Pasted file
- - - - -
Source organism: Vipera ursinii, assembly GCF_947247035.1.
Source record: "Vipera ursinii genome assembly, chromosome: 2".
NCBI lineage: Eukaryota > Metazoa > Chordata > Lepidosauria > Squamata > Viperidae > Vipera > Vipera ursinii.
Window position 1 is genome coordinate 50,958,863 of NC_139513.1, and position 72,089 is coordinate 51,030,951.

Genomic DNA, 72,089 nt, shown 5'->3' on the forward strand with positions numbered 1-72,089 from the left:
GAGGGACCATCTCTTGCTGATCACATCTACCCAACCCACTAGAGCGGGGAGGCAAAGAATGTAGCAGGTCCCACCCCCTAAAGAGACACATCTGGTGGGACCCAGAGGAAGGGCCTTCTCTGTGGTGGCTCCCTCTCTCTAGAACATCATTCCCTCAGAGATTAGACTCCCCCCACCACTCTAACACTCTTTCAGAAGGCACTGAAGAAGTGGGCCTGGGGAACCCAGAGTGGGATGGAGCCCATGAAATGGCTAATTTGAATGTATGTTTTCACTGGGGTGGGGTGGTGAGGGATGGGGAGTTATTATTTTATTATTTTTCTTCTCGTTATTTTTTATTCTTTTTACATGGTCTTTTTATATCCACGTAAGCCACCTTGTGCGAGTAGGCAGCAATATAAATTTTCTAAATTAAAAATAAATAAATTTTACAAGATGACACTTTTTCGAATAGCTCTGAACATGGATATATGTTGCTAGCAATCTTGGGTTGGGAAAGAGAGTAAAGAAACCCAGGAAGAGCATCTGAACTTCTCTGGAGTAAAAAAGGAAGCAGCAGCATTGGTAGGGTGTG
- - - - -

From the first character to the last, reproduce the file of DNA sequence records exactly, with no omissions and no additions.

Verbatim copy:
Source organism: Vipera ursinii, assembly GCF_947247035.1.
Source record: "Vipera ursinii genome assembly, chromosome: 2".
NCBI lineage: Eukaryota > Metazoa > Chordata > Lepidosauria > Squamata > Viperidae > Vipera > Vipera ursinii.
Window position 1 is genome coordinate 50,958,863 of NC_139513.1, and position 72,089 is coordinate 51,030,951.

Genomic DNA, 72,089 nt, shown 5'->3' on the forward strand with positions numbered 1-72,089 from the left:
GAGGGACCATCTCTTGCTGATCACATCTACCCAACCCACTAGAGCGGGGAGGCAAAGAATGTAGCAGGTCCCACCCCCTAAAGAGACACATCTGGTGGGACCCAGAGGAAGGGCCTTCTCTGTGGTGGCTCCCTCTCTCTAGAACATCATTCCCTCAGAGATTAGACTCCCCCCACCACTCTAACACTCTTTCAGAAGGCACTGAAGAAGTGGGCCTGGGGAACCCAGAGTGGGATGGAGCCCATGAAATGGCTAATTTGAATGTATGTTTTCACTGGGGTGGGGTGGTGAGGGATGGGGAGTTATTATTTTATTATTTTTCTTCTCGTTATTTTTTATTCTTTTTACATGGTCTTTTTATATCCACGTAAGCCACCTTGTGCGAGTAGGCAGCAATATAAATTTTCTAAATTAAAAATAAATAAATTTTACAAGATGACACTTTTTCGAATAGCTCTGAACATGGATATATGTTGCTAGCAATCTTGGGTTGGGAAAGAGAGTAAAGAAACCCAGGAAGAGCATCTGAACTTCTCTGGAGTAAAAAAGGAAGCAGCAGCATTGGTAGGGTGTG